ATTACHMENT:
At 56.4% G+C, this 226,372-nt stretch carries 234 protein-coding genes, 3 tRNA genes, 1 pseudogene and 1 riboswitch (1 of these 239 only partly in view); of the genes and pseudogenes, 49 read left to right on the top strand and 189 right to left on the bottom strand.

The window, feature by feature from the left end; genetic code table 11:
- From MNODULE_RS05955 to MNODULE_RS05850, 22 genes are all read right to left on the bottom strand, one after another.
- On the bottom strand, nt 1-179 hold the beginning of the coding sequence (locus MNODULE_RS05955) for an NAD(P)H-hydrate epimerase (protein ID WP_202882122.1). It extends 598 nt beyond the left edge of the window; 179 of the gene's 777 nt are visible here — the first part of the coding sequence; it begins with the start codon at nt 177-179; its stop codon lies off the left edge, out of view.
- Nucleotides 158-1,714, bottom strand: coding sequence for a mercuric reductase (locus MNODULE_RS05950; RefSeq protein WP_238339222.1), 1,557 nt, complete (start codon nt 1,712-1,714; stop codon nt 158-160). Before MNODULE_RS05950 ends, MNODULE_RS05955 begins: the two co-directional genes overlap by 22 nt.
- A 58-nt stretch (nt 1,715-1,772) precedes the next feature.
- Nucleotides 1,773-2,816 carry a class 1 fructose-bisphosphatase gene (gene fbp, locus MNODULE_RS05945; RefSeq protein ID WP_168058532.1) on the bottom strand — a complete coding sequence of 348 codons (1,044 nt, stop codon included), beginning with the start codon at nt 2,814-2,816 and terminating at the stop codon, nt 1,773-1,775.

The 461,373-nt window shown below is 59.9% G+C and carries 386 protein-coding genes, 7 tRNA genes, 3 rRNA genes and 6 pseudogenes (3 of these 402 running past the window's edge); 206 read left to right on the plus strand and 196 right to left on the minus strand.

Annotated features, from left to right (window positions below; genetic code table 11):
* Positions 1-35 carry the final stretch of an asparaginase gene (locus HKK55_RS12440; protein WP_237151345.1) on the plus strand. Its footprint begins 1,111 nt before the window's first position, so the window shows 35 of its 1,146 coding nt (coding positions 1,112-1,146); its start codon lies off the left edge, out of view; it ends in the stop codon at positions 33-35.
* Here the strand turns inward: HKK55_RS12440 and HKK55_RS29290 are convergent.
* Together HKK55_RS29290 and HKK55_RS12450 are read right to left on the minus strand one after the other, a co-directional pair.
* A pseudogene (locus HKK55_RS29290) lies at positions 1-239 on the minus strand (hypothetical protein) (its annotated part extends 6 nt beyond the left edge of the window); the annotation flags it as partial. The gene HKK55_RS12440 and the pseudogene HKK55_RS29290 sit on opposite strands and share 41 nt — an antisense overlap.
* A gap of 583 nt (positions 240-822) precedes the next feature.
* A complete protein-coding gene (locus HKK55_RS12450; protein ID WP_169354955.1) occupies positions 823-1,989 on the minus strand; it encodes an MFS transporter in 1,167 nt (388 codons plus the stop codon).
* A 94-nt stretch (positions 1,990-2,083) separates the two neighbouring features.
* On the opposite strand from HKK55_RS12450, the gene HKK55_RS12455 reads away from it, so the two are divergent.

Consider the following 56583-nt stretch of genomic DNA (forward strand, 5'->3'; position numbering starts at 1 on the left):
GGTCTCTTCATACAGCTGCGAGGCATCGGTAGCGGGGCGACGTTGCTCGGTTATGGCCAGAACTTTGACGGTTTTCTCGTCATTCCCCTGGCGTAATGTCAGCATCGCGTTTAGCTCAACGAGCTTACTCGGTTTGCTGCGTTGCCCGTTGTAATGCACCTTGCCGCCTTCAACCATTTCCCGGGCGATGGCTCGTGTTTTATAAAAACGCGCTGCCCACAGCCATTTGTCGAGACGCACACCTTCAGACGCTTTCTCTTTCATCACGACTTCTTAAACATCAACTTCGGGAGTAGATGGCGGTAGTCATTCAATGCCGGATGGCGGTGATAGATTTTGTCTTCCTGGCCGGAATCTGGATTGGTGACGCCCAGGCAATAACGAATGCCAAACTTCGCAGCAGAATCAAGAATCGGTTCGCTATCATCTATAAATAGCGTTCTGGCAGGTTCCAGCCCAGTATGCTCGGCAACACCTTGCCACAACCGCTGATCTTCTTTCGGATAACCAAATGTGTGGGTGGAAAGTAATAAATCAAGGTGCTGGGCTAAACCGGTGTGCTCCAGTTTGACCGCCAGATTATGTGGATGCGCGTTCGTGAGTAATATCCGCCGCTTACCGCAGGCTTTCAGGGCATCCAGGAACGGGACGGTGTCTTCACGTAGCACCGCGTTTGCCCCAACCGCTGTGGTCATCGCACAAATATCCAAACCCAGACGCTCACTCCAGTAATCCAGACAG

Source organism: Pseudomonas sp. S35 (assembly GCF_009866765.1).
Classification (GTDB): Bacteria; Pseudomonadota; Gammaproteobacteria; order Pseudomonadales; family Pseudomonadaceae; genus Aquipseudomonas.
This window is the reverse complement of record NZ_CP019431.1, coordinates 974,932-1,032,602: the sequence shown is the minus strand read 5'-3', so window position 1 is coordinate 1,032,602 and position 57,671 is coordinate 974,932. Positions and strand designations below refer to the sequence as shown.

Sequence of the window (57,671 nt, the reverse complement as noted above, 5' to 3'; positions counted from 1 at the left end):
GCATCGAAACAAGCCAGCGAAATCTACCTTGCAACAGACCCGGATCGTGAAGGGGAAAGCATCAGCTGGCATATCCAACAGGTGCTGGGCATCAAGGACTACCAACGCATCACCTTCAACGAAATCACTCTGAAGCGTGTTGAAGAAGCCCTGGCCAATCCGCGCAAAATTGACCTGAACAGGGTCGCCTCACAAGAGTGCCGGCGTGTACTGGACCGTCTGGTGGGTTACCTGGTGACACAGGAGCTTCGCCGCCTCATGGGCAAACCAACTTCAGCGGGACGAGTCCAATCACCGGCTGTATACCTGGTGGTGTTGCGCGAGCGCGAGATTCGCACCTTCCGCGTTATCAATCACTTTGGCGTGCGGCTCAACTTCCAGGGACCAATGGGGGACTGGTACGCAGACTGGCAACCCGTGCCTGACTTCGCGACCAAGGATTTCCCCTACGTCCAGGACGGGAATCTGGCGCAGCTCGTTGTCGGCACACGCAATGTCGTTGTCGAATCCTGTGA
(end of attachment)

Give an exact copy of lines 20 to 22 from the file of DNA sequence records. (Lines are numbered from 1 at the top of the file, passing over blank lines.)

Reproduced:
Source organism: Pseudomonas sp. S35 (assembly GCF_009866765.1).
Classification (GTDB): Bacteria; Pseudomonadota; Gammaproteobacteria; order Pseudomonadales; family Pseudomonadaceae; genus Aquipseudomonas.
This window is the reverse complement of record NZ_CP019431.1, coordinates 974,932-1,032,602: the sequence shown is the minus strand read 5'-3', so window position 1 is coordinate 1,032,602 and position 57,671 is coordinate 974,932. Positions and strand designations below refer to the sequence as shown.